The oldest surviving resident of Circular Head, Mrs. Eliza Marthick, died at the residence of her son-in-law, Mr. J. J. King, Stanley, on Tuesday evening. She would have been 90 years of age next month had she lived. She came to Australia as an infant in the sailing ship Emu with her father, the founder of the Spinks family in the district, and who was an employee at the Van Diensen's Land Company. He lived on the Green Hills where once the whole family was tied up by the bushrangers, Brady and O'Connor just before they committed the Stage (sic) Farm murder nearly 80 years ago. Mrs. Marthic's health had been excellent until a few months ago. She was a lovable lady, very interesting to talk to, and very industrious, spending much time with her needle and crochet hook. She was treated with loving care and attention by her descendants, who took great pride in her, and she retained her faculties and cheerfulness to within a few days of her death, when she became unconscious. Her husband was the late Mr. William Marthick, and her sons Eldred, Hiram, Ephraim, and Thomas are well known residents of Circular Head. Mesdames J. J. King, Herbert Medwin, and Charles Egan are daughters.81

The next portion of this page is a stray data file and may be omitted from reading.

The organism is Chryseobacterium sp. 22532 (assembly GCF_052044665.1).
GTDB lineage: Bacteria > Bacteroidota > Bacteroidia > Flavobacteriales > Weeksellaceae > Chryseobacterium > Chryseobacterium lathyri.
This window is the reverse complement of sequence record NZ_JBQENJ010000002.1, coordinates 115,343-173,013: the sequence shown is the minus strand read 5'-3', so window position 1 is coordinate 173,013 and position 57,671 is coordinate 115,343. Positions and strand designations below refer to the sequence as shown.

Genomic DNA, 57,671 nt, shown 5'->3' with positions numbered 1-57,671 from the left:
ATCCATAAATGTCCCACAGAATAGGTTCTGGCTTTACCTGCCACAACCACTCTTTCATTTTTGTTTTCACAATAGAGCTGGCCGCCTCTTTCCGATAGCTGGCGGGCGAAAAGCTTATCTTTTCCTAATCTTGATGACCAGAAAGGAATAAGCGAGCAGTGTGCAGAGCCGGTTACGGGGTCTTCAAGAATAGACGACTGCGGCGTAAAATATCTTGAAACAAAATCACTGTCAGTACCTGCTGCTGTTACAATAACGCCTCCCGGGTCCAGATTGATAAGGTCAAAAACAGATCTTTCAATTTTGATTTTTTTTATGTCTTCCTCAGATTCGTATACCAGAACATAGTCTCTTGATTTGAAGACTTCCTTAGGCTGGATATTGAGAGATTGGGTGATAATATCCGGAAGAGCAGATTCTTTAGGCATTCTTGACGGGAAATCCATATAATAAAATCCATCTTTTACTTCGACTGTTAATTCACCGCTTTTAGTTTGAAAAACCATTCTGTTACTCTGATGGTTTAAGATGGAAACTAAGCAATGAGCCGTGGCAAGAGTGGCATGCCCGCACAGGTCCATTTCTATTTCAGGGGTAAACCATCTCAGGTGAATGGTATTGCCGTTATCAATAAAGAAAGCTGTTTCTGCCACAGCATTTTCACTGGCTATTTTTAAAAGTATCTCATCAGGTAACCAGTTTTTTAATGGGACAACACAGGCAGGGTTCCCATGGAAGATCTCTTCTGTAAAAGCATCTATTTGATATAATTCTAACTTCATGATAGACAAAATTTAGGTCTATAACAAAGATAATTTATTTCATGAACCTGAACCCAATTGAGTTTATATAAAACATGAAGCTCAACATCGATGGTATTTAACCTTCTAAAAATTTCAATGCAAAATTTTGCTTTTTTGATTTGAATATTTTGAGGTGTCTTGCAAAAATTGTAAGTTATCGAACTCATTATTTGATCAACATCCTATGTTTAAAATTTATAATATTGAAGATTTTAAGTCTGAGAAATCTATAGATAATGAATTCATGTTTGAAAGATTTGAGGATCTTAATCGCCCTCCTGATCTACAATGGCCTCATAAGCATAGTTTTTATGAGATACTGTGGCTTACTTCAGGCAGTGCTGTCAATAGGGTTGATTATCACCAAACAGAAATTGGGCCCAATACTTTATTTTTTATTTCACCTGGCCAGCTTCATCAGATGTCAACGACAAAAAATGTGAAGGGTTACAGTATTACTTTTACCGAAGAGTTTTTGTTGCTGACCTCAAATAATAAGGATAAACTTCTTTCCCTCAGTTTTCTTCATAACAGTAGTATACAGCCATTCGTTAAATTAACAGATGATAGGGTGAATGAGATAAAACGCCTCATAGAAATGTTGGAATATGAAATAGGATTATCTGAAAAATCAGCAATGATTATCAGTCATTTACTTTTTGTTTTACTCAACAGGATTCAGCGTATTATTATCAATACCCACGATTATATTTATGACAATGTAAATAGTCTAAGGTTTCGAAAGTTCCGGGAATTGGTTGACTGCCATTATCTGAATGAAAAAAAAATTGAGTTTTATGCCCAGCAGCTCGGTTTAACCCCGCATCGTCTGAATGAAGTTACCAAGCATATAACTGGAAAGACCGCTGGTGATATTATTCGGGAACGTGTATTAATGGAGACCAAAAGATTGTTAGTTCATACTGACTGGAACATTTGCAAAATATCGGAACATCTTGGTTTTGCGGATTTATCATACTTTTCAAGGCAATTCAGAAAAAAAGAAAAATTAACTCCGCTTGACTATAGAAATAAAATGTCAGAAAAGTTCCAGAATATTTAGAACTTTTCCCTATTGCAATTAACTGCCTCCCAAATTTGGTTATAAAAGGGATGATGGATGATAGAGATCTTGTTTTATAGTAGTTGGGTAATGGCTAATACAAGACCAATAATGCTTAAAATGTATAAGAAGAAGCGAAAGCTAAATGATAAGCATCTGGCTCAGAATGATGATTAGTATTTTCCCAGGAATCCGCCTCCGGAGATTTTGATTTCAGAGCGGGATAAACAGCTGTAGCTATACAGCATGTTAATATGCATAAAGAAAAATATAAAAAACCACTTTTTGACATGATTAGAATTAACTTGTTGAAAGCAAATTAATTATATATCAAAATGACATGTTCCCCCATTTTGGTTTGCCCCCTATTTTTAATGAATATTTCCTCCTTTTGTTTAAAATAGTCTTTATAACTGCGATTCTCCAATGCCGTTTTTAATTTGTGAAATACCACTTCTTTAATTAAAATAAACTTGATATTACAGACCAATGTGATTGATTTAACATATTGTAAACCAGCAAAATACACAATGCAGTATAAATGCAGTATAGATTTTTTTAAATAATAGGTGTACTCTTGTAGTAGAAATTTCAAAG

Charlotte House, nee Spinks, died 30 January 1940, Black River, Tasmania.

HOUSE.- On January 30, 1940, at the Post Office, Black River, Charlotte, relict of the late Thomas G. House, and loving mother of Ernest, Benjamin, Maud, Mildred, Hilda and Ruby, in her 90th year. At rest.82